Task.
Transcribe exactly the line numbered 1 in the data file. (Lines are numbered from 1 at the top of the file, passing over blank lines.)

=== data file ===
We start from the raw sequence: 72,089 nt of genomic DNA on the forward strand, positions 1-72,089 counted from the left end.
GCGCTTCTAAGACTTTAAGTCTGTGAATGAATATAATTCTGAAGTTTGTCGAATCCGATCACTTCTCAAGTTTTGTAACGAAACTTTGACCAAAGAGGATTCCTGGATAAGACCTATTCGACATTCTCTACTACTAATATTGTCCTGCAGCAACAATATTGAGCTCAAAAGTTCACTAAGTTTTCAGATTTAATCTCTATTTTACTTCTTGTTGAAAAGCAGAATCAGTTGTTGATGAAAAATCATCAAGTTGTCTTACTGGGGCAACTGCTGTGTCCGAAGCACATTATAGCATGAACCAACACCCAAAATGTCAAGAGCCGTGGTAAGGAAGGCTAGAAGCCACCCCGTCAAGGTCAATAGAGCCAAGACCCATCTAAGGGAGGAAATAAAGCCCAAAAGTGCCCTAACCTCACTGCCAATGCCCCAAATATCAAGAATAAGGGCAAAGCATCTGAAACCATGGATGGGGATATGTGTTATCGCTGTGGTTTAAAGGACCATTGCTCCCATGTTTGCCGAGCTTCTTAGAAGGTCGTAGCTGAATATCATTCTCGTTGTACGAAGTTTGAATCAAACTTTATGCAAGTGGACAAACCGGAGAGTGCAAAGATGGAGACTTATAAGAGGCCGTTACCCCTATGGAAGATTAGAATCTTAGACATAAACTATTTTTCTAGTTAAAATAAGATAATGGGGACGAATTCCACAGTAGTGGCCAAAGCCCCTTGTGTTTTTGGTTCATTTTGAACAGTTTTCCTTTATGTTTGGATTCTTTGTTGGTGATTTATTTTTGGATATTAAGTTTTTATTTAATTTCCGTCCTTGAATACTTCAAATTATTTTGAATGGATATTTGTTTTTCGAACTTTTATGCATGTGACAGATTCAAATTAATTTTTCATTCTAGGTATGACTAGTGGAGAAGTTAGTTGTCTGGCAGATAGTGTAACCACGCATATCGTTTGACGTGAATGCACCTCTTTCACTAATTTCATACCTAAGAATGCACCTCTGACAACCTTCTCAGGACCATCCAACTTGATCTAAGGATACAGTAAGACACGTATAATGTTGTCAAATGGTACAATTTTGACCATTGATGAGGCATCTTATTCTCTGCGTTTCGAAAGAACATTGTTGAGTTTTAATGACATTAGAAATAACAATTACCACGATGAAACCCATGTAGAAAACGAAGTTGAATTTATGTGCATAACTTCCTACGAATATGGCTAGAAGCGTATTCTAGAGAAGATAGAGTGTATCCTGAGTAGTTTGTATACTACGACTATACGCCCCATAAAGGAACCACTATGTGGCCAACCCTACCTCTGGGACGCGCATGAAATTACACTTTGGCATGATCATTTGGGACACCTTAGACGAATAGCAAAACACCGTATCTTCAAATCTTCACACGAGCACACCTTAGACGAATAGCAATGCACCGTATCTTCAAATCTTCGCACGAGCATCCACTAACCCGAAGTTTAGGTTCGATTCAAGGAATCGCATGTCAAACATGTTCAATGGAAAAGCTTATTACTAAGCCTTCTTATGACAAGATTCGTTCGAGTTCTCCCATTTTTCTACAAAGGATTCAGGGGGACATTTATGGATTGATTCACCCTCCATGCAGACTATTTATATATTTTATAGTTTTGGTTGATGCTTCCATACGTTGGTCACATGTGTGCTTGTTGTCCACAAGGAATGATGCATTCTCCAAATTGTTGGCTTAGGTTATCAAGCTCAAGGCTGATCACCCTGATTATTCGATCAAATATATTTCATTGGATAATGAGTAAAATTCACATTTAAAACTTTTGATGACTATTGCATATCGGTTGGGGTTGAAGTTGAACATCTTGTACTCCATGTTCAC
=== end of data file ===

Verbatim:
We start from the raw sequence: 72,089 nt of genomic DNA on the forward strand, positions 1-72,089 counted from the left end.